The East Anglian fruit growing community is small enough without losing any of its members. The sad news of the death, at home with his family, of fruit grower David Tippett, aged 89 years, will leave a sizeable hole in fruit growing in Essex; it will be much diminished by his departure following a long, debilitating illness.
Based at Lamberts Farm, Earls Colne, near Colchester, David Tippett grew apples, blackcurrants and blackberries with his late son Piers, who was destined to continue the business until his premature death 10 years ago, after which the farm was sold. Six years ago David retired to West Mersea, Essex, to enjoy his passion for sailing.
David was born in Peking, China, and served in Bangalore where he was commissioned into the 9th Gurkhas, for whom he had a lifelong affection. He subsequently trained at Writtle College, near Chelmsford, Essex.
The name Tippett is synonymous with blackcurrants, the entrepreneurial business having supplied rooted plants to the industry for many years, gaining a Royal Warrant, and being closely involved with the Scandinavian blackcurrant harvester manufactured by Joonas, that has been rated as ‘the most superior of its kind’.
In addition to his farming prowess, David put much back into the industry with his off-farm activities. A dedicated supporter of the NFU, he greatly contributed to its affairs both regionally and nationally as a member of the Horticultural Committee.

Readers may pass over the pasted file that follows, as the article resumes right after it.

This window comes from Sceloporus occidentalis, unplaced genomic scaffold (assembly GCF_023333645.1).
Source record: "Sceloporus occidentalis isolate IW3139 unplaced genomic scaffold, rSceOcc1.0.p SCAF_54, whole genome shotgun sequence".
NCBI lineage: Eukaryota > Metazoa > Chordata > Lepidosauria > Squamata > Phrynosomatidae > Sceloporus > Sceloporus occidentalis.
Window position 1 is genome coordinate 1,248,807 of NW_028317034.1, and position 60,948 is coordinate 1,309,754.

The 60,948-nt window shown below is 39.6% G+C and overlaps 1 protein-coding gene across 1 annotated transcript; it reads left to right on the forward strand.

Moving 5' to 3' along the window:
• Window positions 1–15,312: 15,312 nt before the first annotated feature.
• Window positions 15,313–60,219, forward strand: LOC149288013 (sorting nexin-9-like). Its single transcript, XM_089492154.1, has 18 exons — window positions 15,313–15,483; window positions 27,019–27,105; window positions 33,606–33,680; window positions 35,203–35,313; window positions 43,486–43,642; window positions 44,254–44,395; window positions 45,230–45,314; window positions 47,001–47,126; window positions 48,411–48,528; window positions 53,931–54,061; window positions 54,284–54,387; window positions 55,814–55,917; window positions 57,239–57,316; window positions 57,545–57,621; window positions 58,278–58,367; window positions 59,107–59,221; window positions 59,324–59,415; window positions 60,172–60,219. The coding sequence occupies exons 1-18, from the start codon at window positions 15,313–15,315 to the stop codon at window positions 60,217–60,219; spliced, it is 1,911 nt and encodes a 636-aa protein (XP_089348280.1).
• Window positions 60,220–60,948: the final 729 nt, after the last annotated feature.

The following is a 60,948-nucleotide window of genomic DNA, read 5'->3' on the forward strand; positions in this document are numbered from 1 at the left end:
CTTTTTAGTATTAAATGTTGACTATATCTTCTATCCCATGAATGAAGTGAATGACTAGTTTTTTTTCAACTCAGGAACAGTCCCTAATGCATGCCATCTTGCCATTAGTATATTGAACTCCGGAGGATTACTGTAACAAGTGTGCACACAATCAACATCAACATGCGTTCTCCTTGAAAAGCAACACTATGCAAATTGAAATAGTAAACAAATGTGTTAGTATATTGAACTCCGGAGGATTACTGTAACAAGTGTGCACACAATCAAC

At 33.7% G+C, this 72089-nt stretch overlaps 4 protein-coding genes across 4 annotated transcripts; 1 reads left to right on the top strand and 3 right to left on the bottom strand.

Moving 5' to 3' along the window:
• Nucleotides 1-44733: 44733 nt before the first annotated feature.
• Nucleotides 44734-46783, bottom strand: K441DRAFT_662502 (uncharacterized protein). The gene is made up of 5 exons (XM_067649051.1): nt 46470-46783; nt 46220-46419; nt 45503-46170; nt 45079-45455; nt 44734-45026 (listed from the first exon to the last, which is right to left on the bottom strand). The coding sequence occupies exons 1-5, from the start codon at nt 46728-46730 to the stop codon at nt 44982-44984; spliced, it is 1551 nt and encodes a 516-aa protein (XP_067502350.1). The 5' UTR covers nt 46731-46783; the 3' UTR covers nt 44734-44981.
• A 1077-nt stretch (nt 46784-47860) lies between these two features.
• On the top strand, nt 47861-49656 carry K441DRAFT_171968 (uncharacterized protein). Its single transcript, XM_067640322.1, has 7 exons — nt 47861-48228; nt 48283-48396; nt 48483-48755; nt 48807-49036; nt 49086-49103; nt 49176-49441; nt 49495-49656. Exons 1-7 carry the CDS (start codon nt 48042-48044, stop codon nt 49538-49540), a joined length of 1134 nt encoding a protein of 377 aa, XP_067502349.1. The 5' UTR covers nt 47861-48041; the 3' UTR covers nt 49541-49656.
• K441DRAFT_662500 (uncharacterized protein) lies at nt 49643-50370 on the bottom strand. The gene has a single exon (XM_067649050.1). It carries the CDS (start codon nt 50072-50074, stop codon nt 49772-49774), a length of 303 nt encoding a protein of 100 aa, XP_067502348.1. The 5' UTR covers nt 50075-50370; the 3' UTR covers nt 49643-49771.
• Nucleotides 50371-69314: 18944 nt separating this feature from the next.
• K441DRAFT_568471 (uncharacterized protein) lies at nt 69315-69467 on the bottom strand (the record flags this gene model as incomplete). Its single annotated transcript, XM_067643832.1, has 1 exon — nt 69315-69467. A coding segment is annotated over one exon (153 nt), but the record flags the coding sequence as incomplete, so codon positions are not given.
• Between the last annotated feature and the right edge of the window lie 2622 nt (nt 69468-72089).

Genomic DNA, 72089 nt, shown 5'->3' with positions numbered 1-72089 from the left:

He was an avid supporter of the Essex and Suffolk Fruit Growers Association, and as a member of EMRA he regularly attended the Top Fruit Days staged at East Malling Research (now NIAB-EMR). He was able to contribute much from his regular attendance at farm walks and on fruit farm visits in the Eastern Counties, and many other fruit growing regions of the world.
Faith Tippett and her daughter Louisa remain in East Anglia. Faith will be long remembered for her work with the East Anglian Branch of the Women’s Farming Union that was so active in promoting home-grown apples after the UK joined the European Union and came under pressure from imported fruit.